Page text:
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Enjoying God Blog


There is a deeply disturbing, dare I say, heretical, trend in some circles of professing evangelical believers. I say “professing” believers because I’m beginning to wonder if those who embrace the view that I have in mind can truly be born again believers in Jesus. But I’ll leave that for each of you to judge, if you so choose.

The perspective I have in mind is the repudiation by many of the authority of the Old Testament Scriptures. The OT, they tell us, does not represent truth about God, his character, and his purposes, but only records for us what an ancient people (Israel) believed about God.

You may want to go back to my post on Monday, August 28, to read the short article by Michael Kruger on what Jesus thought about the OT.

Today, I want us to look at another critically important passage about the sanctifying power of the OT Scriptures. It is found in Romans 15:1-7.

(1) We who are strong have an obligation to bear with the failings of the weak, and not to please ourselves. (2) Let each of us please his neighbor for his good, to build him up. (3) For Christ did not please himself, but as it is written, “The reproaches of those who reproached you fell on me.” (4) For whatever was written in former days was written for our instruction, that through endurance and through the encouragement of the Scriptures we might have hope. (5) May the God of endurance and encouragement grant you to live in such harmony with one another, in accord with Christ Jesus, (6) that together you may with one voice glorify the God and Father of our Lord Jesus Christ. (7) Therefore welcome one another as Christ has welcomed you, for the glory of God.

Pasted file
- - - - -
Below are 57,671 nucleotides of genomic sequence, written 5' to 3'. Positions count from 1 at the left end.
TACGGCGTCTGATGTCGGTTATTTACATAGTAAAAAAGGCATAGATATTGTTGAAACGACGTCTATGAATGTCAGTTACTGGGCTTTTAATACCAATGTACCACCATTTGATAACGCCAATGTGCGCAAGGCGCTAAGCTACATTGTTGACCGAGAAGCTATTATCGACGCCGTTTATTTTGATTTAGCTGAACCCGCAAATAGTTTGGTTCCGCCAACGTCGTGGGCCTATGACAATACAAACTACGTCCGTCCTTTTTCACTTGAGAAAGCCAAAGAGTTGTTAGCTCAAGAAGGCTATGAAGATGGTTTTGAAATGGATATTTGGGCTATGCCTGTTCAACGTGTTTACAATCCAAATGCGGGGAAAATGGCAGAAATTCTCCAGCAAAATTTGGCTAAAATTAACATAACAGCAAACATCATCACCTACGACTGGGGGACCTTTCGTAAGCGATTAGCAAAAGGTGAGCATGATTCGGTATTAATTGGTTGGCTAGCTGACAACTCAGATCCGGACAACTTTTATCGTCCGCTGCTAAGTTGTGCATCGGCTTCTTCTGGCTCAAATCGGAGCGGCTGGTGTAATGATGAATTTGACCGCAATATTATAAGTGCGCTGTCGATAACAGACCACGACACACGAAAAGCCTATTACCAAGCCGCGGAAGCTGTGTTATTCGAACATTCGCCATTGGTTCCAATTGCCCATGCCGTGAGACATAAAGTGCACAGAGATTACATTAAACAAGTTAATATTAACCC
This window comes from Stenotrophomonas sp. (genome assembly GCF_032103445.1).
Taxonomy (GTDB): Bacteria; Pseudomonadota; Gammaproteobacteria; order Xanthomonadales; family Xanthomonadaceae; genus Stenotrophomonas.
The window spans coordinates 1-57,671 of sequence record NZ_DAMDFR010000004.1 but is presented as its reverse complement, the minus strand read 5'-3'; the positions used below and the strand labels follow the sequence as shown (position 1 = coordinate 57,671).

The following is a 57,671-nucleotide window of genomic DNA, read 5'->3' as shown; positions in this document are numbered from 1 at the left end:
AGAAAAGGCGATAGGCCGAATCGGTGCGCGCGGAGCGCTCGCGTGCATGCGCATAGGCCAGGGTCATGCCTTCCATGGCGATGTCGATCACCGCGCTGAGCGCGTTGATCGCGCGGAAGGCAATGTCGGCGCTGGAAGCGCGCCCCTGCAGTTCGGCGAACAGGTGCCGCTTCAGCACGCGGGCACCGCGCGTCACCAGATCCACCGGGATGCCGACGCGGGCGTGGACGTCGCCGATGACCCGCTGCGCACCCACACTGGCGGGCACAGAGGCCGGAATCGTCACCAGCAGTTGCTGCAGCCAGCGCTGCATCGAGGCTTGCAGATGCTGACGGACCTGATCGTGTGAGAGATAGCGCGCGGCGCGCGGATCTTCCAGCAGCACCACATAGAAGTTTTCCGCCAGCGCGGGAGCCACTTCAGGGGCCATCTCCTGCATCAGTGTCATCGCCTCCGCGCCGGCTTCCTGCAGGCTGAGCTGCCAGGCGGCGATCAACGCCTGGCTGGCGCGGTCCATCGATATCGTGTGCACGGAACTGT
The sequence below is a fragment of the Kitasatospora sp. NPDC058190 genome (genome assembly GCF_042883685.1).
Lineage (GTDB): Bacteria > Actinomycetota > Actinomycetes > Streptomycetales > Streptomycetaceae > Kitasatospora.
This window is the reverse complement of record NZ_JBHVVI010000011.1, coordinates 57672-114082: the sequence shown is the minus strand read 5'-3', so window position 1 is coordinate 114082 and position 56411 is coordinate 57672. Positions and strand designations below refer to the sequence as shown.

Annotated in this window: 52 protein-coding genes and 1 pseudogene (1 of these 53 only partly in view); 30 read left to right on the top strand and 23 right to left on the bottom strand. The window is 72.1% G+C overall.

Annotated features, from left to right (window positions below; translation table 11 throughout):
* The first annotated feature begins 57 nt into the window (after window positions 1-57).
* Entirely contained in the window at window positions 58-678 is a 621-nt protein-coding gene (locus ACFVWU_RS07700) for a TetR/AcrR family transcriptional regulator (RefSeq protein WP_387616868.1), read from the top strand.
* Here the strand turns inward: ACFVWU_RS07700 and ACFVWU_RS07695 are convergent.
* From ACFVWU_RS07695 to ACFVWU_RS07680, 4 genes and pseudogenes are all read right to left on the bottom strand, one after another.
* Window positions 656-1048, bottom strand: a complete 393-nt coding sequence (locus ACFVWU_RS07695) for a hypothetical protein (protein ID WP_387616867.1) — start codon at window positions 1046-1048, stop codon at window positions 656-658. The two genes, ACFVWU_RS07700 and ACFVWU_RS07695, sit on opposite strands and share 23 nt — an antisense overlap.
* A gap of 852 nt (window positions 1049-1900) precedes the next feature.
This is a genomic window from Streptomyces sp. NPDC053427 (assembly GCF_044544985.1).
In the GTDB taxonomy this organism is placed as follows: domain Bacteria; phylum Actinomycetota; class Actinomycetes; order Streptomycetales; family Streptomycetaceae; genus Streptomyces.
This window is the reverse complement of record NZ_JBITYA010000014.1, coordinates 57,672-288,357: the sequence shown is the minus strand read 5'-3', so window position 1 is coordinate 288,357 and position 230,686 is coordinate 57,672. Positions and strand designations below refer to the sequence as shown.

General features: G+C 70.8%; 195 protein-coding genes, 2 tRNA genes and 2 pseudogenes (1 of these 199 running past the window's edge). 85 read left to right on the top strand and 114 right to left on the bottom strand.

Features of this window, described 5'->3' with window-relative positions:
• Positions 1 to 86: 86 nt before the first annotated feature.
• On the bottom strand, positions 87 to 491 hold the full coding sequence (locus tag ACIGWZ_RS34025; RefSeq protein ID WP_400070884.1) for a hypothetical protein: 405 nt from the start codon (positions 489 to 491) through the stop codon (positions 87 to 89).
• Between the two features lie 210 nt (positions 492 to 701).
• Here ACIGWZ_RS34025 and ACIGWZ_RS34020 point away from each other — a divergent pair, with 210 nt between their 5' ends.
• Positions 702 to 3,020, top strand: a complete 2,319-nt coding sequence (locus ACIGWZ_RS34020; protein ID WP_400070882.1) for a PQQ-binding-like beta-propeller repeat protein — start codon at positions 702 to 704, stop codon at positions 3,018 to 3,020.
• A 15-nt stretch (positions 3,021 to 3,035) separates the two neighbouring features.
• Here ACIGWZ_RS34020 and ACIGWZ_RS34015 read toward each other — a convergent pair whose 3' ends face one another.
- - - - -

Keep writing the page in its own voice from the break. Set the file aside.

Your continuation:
I want you to follow Paul’s train of thought here. It’s incredibly important. His point, as you can clearly see, is to direct our attention to Jesus and the sacrifice he made to please us, to save us, rather than to please himself. But why didn’t Paul refer to something in the life of Jesus as recorded in the four gospels? There are numerous incidents that he could have mentioned to illustrate the depth of sacrifice Jesus made for our salvation. But instead, he goes to a statement by David in Psalm 69:9. He cites a text from the Old Testament, written at least a thousand years before Jesus came to earth. Why?

I think the answer is that he wanted to highlight for us the power and influence of the Old Testament Scriptures. Far too many Christians think little of the OT. At best they look at it in the rearview mirror of their lives, as if it were an irrelevant group of stories long since passed. But in citing Psalm 69 Paul is reminding us of the life-changing, heart-shaping power of the entire Bible.

When he speaks of “whatever was written in former days” he obviously means the books of the Old Testament. They are there to instruct us. It is true that we are no longer under the dictates of the Mosaic Law. We live under the New Covenant. But that doesn’t mean we can simply ignore what was written before, for the sake of Israel. We can learn glorious truths and practical principles and gain insights into the nature of God by meditating on and memorizing and carefully studying the inspired OT text.

In fact, when we are tempted to give up, the truths of the OT serve to impart to us endurance. When we are convinced that our only option is to quit and abandon the faith, the OT awakens in us hope. It is used by the Holy Spirit to infuse into our hearts and minds countless reasons to persevere. If we are discouraged and find little reason to press on, where do we look to find energy and strength to maintain our hope? From the Scriptures, says Paul! Encouragement doesn’t fall from heaven like manna. It doesn’t float in the air or appear out of nowhere. God has ordained that we find encouragement by means of and through the instrument of the inspired texts of the OT!